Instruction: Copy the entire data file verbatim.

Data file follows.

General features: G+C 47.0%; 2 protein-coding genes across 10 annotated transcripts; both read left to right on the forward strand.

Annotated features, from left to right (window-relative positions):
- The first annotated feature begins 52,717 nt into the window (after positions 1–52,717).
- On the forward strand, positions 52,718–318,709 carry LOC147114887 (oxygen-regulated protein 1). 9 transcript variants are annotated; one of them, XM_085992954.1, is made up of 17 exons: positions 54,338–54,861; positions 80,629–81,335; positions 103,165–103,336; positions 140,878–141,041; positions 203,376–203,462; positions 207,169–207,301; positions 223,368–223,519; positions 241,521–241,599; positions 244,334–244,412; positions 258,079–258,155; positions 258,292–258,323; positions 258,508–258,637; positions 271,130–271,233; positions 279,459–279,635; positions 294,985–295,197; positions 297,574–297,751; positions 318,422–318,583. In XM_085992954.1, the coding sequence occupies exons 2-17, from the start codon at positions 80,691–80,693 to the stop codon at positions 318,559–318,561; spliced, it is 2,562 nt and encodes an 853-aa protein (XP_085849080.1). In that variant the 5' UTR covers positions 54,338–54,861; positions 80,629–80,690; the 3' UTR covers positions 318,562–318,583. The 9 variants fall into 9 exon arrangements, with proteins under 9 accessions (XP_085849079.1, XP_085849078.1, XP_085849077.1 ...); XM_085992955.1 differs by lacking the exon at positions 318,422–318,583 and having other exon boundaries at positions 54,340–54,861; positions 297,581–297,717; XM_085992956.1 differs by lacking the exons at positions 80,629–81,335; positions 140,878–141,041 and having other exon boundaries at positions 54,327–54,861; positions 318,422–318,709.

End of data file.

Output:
General features: G+C 47.0%; 2 protein-coding genes across 10 annotated transcripts; both read left to right on the forward strand.

Annotated features, from left to right (window-relative positions):
- The first annotated feature begins 52,717 nt into the window (after positions 1–52,717).
- On the forward strand, positions 52,718–318,709 carry LOC147114887 (oxygen-regulated protein 1). 9 transcript variants are annotated; one of them, XM_085992954.1, is made up of 17 exons: positions 54,338–54,861; positions 80,629–81,335; positions 103,165–103,336; positions 140,878–141,041; positions 203,376–203,462; positions 207,169–207,301; positions 223,368–223,519; positions 241,521–241,599; positions 244,334–244,412; positions 258,079–258,155; positions 258,292–258,323; positions 258,508–258,637; positions 271,130–271,233; positions 279,459–279,635; positions 294,985–295,197; positions 297,574–297,751; positions 318,422–318,583. In XM_085992954.1, the coding sequence occupies exons 2-17, from the start codon at positions 80,691–80,693 to the stop codon at positions 318,559–318,561; spliced, it is 2,562 nt and encodes an 853-aa protein (XP_085849080.1). In that variant the 5' UTR covers positions 54,338–54,861; positions 80,629–80,690; the 3' UTR covers positions 318,562–318,583. The 9 variants fall into 9 exon arrangements, with proteins under 9 accessions (XP_085849079.1, XP_085849078.1, XP_085849077.1 ...); XM_085992955.1 differs by lacking the exon at positions 318,422–318,583 and having other exon boundaries at positions 54,340–54,861; positions 297,581–297,717; XM_085992956.1 differs by lacking the exons at positions 80,629–81,335; positions 140,878–141,041 and having other exon boundaries at positions 54,327–54,861; positions 318,422–318,709.